CUMBERLAND — Kermit Clower said he doesn’t need to be recognized for what he did during World War II; those bounties will be reaped at another time.

He is, however, proud of his military service and even more proud that duty to this country has extended into the fourth generation of Clowers.

“I’m not here to tell a heroic story, but to encourage young people,” he said. “This country is getting in bad shape and they need to go in the service and get a good education. It’s the most education I received in my life.”

Kermit began his service in the U.S. Army in 1944 at age 18. He spent 17 weeks in basic training with the tank destroyers in Fort Hood, Texas, then was transferred to combat engineers at Camp Gruber, Okla.

“I was just tickled to death,” said Kermit, who quit high school at 17 to help on the family farm in Romney, W.Va. “I learned and learned and learned.”

His first deployment was to Germany with the 42nd Rainbow Division, where troops headed to the Rhine River near the German border. On the way over, an enemy submarine tried to sink his troopship. He was in combat for nine months — from then until the end of the war.

“I knelt and said, ‘I know we’re getting there and I don’t know what I’ll do if I have to shoot a man,’ ” he recalls. “From then on, I had no trouble.”

On the Rhine at Remagan, the engineers division built what was called a Bailey Bridge, on which more than 9,500 troops plus equipment crossed.

One time while on patrol, a portion of the bridge fell, taking five men with it. Kermit went in and pulled all five back to land.

They were all dead, but he wanted their mothers and wives to know where the men had died.

He still suffers from back pain and wears a brace from another incident on the bridge.

The troops were fired upon and Kermit fell down 34 concrete steps; the second round, he jumped to his left and fell in.

The troops later tore down the bridge and moved it to Klobetz, but another part of their mission was to enter the concentration camp at Nordhausen, where troops were ordered to steal as many rockets and other equipment as possible.

The other part of the mission was to capture as many scientists as possible.

Kermit won’t say if the mission was successful.

His unit also was ready to invade Japan when the atomic bomb was dropped, ending the war.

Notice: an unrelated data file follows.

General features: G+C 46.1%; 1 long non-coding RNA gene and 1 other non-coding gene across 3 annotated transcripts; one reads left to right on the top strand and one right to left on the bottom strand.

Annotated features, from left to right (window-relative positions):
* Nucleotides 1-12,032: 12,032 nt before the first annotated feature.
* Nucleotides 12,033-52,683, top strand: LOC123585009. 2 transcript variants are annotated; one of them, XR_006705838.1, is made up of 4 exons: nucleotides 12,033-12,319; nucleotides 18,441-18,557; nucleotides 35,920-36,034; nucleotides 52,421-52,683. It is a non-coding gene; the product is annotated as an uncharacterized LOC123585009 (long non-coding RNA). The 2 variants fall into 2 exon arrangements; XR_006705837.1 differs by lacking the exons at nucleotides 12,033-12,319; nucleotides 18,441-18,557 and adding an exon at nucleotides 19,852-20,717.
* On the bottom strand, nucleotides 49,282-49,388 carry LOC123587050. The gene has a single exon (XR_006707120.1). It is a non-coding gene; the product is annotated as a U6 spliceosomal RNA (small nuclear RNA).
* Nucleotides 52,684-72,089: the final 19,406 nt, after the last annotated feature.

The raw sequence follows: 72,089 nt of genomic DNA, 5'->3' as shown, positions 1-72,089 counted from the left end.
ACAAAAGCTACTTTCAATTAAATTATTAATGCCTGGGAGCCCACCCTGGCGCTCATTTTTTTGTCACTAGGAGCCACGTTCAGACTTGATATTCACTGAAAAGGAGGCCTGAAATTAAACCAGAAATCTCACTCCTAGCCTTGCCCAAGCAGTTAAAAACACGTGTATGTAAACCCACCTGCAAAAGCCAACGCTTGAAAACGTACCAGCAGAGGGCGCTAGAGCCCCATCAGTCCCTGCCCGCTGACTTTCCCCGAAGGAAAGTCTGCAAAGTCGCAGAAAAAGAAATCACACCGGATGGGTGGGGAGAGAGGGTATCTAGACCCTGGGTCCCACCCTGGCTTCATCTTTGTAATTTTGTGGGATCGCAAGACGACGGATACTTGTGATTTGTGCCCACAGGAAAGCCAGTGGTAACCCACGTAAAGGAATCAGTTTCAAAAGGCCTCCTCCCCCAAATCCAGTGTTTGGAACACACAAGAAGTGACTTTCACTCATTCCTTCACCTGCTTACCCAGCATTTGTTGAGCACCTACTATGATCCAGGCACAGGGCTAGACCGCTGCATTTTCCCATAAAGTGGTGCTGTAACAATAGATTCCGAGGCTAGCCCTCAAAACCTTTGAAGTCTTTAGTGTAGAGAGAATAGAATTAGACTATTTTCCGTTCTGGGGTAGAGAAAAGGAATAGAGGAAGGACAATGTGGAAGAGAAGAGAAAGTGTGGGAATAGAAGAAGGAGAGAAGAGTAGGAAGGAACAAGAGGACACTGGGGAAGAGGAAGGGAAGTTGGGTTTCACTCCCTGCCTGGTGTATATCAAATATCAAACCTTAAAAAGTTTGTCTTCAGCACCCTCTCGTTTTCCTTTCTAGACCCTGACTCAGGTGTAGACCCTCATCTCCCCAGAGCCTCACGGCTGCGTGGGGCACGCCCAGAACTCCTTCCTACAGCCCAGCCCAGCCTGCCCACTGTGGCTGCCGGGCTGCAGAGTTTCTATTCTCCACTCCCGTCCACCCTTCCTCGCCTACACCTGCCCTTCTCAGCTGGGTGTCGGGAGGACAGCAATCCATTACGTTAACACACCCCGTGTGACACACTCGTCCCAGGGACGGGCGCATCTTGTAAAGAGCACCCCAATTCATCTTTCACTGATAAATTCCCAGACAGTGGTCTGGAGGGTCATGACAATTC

During his tenure, Kermit’s father died and he re-enlisted for another year. He served in security with the Manhattan Project at Richland in Hanford, Wash.

The atomic bomb plant, where his wife of 60 years come July 3, Maxine, also worked, was 41 miles long, he said.

Kermit, who doesn’t want his service to be glorified, wouldn’t accept any medals for heroism or bravery.

Discharged as a corporal, he also didn’t seek promotions in rank.

“My rewards will come later,” the LaVale resident said.

The Clowers are proud of their sons, grandson and great-grandsons, who are creating a fourth generation of military service.

K. Paul Clower Jr. was drafted in the Vietnam era and served from 1966-69, while their other son, Michael W. Clower, volunteered for service from 1967-69. Both were with the Army in Germany with a transportation unit.

Maxine and Kermit returned to Germany in 1969 and visited many of the places Kermit had seen 25 years earlier.

Paul lives in Romney, while Michael is in Bruceton Mills, W.Va.

Military service continues with Gunnery Sgt. Chris Clower, Paul’s son. A career Marine, he enlisted in 1989 and was one of the first into Afghanistan. He has served in Operation Desert Shield and Operation Desert Storm, Bosnia, Operation Deny Flight and Operation Enduring Freedom.

He is stationed at Camp Lejeune, N.C.

Chris’ two sons, Jared Paul, 12, and Christopher Jordan, 8, are carrying on the family’s tradition as Young Marines at Camp Lejeune, where they are a corporal and lance corporal, respectively.

Neither Maxine nor Kermit worries about their offspring being in the military even though they believe the situation in Iraq won’t end soon.

“I don’t really worry,” Maxine said. “In fact, when both our boys were in the service during Vietnam, we didn’t actually worry about them. We felt they had been trained well. My faith in the Lord takes me through.”

Kermit belongs to the Veterans of Foreign Wars and American Legion as well as the Veterans of the Battle of the Bulge.

He said World War II veterans should be in the schools talking to students about their service and the need for them to join.

“I firmly believe that,” Kermit, who earned his high school diploma and spent 41 years in construction retiring from Rish Equipment in 1983, said. “My father wrote me a letter when I was in Texas training. He was telling me, ‘It’s good to know you’re going to do your part in the biggest job ever man has had to do.’ ”

Maria Smith can be reached at

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